The Great Famine-Genocide in Soviet Ukraine (Holodomor)


by Lara Bradley The Sudbury Star
Sudbury, Ontario, Canada
January 3, 1999


Young Ukrainians may now understand why their "Baba" insists they clean their plates. Baba, Ukrainian for grandmother, may be a survivor of Ukraine's "forced famine" also called "Ukraine's Unknown Holocaust."

As 1998 draws to a close and Canadians recover from the excesses of eating that the holidays always seem to bring, elder Ukrainian-Canadians are remembering a time when there was nothing to eat.

The 65th anniversary of the "Famine-Genocide" has finally been acknowledged by the Ukraine government.

Vice-president Valeri Smolij announced last month that a National Day of Remembrance would be held the fourth Saturday of every November in honour of the famine victims - a genocide he equated to the Jewish Holocaust.

"Now that it's no longer in the closet, it's a relief for the families of these people" says Walter Halchuk, chairman of the Sudbury Council of the Ukrainian Canadian Congress.

In Sudbury, events have been held throughout the year to raise awareness about this atrocity. Last spring, the video, Harvest of Despair, was aired and plastic food was served, Halchuk said. When people complained that they could see the food but not eat it, he had a quick answer: "So how does that feel?"

During 1932 and 1933, some where between seven million and 14 million Ukrainians were deliberately starved to death. Soviet records estimate seven million died, but Ukrainian sources place numbers as high as 14 million, say Halchuk.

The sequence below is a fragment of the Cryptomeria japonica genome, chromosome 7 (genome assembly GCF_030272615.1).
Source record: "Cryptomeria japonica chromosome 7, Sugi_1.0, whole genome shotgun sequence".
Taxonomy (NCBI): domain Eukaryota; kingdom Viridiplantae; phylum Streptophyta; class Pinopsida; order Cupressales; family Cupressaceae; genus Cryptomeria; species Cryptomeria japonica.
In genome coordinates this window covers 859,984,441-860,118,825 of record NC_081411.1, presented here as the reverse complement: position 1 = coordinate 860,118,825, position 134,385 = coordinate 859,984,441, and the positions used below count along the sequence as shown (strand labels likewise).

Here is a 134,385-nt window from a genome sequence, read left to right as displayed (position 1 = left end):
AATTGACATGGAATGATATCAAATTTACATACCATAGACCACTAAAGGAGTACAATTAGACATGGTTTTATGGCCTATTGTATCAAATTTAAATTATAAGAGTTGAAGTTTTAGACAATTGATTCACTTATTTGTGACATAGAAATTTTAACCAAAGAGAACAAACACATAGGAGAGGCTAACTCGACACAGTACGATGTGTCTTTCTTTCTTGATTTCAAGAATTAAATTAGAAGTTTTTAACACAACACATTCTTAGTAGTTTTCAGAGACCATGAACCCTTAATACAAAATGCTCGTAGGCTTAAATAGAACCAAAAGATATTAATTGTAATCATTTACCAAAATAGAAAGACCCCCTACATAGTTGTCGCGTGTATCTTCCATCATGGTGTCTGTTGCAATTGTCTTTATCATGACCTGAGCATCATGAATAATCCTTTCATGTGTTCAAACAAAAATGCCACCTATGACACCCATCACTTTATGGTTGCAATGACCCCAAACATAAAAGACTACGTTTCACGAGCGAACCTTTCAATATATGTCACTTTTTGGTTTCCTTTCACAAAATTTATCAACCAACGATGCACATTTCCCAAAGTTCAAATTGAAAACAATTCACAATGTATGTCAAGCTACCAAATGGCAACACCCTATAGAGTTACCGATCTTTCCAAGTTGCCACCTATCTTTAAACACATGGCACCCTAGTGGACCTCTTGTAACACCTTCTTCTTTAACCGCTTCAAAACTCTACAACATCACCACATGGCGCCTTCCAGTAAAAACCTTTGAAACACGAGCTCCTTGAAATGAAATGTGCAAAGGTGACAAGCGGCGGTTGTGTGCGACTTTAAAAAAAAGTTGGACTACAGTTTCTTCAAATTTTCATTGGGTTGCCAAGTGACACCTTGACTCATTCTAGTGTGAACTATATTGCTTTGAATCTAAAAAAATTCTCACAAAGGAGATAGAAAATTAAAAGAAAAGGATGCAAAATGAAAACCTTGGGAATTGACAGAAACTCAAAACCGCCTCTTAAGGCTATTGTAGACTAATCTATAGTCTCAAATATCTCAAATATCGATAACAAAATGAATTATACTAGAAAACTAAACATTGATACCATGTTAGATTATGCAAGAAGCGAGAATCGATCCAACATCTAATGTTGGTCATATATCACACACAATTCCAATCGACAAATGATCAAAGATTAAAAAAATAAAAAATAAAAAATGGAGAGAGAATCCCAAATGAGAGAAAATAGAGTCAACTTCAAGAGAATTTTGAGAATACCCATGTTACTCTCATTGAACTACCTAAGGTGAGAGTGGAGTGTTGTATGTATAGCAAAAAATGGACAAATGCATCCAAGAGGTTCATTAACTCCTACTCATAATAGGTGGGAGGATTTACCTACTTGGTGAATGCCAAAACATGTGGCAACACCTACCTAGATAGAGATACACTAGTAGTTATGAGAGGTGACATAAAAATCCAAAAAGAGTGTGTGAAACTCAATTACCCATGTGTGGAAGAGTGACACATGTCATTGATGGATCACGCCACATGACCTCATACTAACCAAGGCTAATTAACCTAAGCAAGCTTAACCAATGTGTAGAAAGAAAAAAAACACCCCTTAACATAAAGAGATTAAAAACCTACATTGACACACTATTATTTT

The famine was not caused by weather conditions but by the policies of Soviet leader Josef Stalin. They were designed to break the backs of the Ukrainian peasants, he says.

In 1932, in an effort to crush any sense of Ukrainian nationalism, Stalin raised Ukraine's grain quotas by 44 per cent. This meant that the collective farms were unable to keep any grain to feed their own workers. Regular troops and members of the NKVD (which later became the KGB) executed those who hid as much as a handful.

Peasants were also prevented from leaving their farms and villages by a system of internal passports.

So they ate bark, their boots and even their dead babies.

Although Halchuk knows of 11 famine survivors living in Sudbury, he says most refuse to talk about such times. "Like many victims, they blame themselves" he says. But this year has provided the opportunity for "some healing and sharing" within families, Halchuk says.

He and other Ukrainian groups say the West, particularly the media, is partly to blame for refusing to report and acknowledge the famine, labeling it as the "bellyaching of immigrants."

The Ukrainian Canadian Congress had been lobbying the Ukrainian and other governments to get the genocide recognized. But, he says, the UN and the Canadian Civil Liberties Council still do not view it as an act of genocide. That means that "Stalin's willing executioners" living throughout the world, cannot be brought to justice for their crimes against humanity.

Halchuk has also joined another group - Canadians for a Genocide Museum - that is lobbying Ottawa to change its plans for building just a Jewish Holocaust museum. He says that they have counted approximately 18 acts of genocide over the last century.

"Fifty million people died during the Second World War alone, why focus on just six million?"

Many other ethnic groups - including people from Thailand, African and Arabic countries - have joined the project to get Canada, a multicultural country, to expand its approach.

Many Ukrainian-Canadians in their 20s and 30s never heard of the famine of 1932-33 because it is not taught in school, says Halchuk.

He believes education, through a display at a museum, is an important step in addressing Ukraine's Unknown Holocaust.

The Sudbury Star, Sudbury, Ontario, Canada
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